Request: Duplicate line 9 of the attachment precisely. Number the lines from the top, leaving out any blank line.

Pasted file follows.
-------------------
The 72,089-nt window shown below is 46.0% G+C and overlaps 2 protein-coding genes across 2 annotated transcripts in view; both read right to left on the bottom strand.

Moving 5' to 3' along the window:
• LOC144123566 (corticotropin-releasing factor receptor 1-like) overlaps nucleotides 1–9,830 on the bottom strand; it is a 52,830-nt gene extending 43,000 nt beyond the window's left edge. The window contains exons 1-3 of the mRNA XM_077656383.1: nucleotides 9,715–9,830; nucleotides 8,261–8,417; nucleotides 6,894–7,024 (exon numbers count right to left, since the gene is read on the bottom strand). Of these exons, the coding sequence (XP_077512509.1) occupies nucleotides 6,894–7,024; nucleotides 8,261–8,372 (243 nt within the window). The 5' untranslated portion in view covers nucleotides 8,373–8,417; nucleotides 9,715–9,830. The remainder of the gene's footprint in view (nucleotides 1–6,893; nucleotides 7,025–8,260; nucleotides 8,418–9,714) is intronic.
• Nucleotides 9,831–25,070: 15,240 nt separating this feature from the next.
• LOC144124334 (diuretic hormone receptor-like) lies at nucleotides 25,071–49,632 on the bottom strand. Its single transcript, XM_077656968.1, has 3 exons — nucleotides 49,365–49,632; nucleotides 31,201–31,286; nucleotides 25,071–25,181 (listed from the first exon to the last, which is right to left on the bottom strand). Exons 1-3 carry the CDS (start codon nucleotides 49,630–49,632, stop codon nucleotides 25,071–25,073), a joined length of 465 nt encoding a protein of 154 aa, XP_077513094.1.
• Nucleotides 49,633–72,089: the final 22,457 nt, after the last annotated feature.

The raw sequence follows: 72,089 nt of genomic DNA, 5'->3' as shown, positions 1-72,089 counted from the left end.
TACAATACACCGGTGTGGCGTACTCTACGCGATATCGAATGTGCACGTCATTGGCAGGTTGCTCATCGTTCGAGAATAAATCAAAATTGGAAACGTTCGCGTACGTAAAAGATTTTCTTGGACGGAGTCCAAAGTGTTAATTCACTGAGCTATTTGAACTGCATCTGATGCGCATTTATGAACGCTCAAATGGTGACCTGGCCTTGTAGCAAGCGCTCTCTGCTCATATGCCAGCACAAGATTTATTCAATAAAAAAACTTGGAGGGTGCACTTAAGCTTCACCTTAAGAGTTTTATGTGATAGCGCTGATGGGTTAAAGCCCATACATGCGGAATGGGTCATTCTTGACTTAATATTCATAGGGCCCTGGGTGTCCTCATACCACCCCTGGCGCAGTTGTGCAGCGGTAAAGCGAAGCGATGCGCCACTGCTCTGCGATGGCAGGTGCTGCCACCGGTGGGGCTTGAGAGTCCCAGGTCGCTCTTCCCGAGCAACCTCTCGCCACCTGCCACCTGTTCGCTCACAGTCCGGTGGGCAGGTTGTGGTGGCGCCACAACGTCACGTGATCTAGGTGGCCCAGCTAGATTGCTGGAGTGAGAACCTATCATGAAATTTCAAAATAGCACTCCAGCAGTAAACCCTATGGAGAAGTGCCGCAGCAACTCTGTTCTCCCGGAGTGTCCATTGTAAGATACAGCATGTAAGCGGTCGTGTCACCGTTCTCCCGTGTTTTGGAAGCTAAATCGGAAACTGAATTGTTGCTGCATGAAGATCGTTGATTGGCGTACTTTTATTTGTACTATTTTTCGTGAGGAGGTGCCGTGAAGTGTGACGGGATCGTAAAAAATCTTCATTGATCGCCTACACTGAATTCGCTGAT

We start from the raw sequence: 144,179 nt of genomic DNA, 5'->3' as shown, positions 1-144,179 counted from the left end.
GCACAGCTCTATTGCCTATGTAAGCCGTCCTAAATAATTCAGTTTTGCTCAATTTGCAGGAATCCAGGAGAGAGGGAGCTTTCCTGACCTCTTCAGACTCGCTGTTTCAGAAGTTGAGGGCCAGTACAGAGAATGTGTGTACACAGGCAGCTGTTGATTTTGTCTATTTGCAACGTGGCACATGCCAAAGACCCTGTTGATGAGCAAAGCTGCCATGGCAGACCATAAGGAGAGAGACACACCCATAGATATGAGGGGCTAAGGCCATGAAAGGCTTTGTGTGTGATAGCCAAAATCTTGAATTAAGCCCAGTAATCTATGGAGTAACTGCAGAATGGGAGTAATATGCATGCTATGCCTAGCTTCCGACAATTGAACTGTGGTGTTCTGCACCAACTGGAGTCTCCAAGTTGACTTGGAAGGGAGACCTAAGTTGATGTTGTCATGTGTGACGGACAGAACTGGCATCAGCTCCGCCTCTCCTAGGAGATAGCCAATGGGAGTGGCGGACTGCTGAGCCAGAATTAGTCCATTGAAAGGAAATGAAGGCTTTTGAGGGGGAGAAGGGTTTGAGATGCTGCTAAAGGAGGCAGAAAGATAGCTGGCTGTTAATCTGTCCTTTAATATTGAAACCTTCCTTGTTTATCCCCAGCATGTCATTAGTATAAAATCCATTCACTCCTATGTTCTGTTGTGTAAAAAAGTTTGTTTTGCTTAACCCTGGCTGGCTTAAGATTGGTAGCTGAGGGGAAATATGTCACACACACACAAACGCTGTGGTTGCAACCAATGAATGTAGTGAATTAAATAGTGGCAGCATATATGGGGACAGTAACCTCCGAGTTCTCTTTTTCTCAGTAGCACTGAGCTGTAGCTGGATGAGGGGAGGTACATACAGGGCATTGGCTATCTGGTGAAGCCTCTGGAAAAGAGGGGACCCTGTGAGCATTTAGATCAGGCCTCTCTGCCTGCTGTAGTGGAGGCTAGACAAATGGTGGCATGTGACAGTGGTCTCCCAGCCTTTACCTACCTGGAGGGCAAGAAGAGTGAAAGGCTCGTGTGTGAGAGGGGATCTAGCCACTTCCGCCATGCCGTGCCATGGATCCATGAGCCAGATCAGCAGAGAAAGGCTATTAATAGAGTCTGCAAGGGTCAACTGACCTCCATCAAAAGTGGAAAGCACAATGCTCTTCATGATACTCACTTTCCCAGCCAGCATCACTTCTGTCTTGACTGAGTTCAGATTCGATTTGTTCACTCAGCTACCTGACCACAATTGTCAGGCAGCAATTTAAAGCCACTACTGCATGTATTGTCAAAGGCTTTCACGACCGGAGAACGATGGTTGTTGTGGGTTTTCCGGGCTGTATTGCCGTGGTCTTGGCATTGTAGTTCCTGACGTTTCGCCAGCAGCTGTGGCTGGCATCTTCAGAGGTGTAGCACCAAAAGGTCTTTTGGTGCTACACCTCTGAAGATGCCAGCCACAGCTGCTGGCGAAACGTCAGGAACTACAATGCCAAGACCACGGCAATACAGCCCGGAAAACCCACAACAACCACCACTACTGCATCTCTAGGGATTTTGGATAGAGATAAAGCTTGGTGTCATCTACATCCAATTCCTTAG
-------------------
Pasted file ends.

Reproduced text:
We start from the raw sequence: 144,179 nt of genomic DNA, 5'->3' as shown, positions 1-144,179 counted from the left end.